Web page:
The group works on a wide variety of topics involving photo chemistry, coherent control, polaritonic chemistry, ultrafast spectroscopy, and numerical methods related to quantum dynamics.
Polaritonic Chemistry and Light-Matter Materials
Gaining detailed control over chemical reactions has always been a chemists dream. Quantum coherent control has been pursuing this dream by using specially tailored light fields to control chemical reactions on an atomistic level. With the advancement of cavity quantum electrodynamics and its recent application to molecules, using the quantum properties of light to control photo-chemistry has come into reach. Recent,
ground breaking experiments have show that one can utilize the vacuum field of an optical nano-resonator to significantly modify the potential energy landscape and thus its photo-chemistry. The underlying effect is the formation of so called "dressed states", which are created when the quantized radiation field mode couples to a molecular electronic transition. In the resulting coupled light-matter system the molecular and the photonic degrees of freedom are heavily mixed. While this effect is well understood for atomic samples, it is not yet fully understood for molecules. The introduction of the nuclear degrees of freedom requires new theoretical frameworks. This effect can be used to modify reaction pathways of chemical and photo-chemical reactions. This opens a wide range of possibilities to engineer novel types of light driven catalysts. We are looking at the underlying mechanisms and are working on building a suitable tool chest for numerical simulations. With the new insight and tools we want to propose new photo-chemical applications.
Ultrafast X-Ray Spectroscopy of Conical Intersections
Conical intersections (CoIns) so far have eluded direct experimental observations. The evidence for their existence is based on ultra fast relaxation rates and other indirect signatures. The rapidly varying energy gap in the vicinity of a CoIn poses a main obstacle for their direct detection. The required extreme combination of temporal and spectral resolution is not available in conventional optical femtosecond experiments. Ultra short laser pulses in the extreme ultraviolet and X-ray laser regime, as they are provided by free electron laser and high harmonic generation sources, fulfill the spectral and temporal requirements to resolve the coupled nuclear+electronic dynamics in the vicinity of CoIns. Ultrafast hard X-ray sources make time-resolved diffraction experiments possible, paving the way to capture the nuclear dynamics of molecules in time as well as in space, with the "molecular movie" of a CoIn as the ultimate goal.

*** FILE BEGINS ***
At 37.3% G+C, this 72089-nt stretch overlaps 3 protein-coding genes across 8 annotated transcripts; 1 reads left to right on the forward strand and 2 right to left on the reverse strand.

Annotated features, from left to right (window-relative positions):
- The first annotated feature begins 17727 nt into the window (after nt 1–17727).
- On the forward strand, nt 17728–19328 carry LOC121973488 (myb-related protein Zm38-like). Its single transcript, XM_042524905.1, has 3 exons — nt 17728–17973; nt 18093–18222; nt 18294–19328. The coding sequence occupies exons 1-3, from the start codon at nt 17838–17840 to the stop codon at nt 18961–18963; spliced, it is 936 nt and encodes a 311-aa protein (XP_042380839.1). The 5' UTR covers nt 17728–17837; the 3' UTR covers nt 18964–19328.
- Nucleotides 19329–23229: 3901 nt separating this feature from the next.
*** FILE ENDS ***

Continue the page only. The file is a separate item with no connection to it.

We theoretically investigate novel, X-Ray based experimental techniques for spectroscopic detection of CoIns with ultra short X-ray pulses. Simulation strategies for non-linear X-ray spectra and diffraction schemes are applied to molecular system of increasing complexity.
I urval från Stockholms universitets publikationsdatabas
Nonadiabatic Wave Packet Dynamics with Ab Initio Cavity-Born-Oppenheimer Potential Energy Surfaces
2023. Thomas Schnappinger, Markus Kowalewski. Journal of Chemical Theory and Computation 19 (2), 460-471Artikel
Strong coupling of molecules with quantized electromagnetic fields can reshape their potential energy surfaces by forming dressed states. In such a scenario, it is possible to manipulate the dynamics of the molecule and open new photochemical reaction pathways. A theoretical approach to describe such coupled molecular-photon systems is the Cavity-Born-Oppenheimer (CBO) approximation. Similarly to the standard Born-Oppenheimer (BO) approximation, the system is partitioned and the electronic part of the system is treated quantum mechanically. This separation leads to CBO surfaces that depend on both nuclear and photonic coordinates. In this work, we demonstrated, for two molecular examples, how the concept of the CBO approximation can be used to perform nonadiabatic wave packet dynamics of a coupled molecular-cavity system. The light-matter interaction is incorporated in the CBO surfaces and the associated nonadiabatic coupling elements. We show that molecular and cavity contributions can be treated on the same numerical footing. This approach gives a new perspective on the description of light-matter coupling in molecular systems.
Tracking Conical Intersections with Nonlinear X-ray Raman Spectroscopy
2022. Deependra Jadoun, Markus Kowalewski. Ultrafast Science 2022Artikel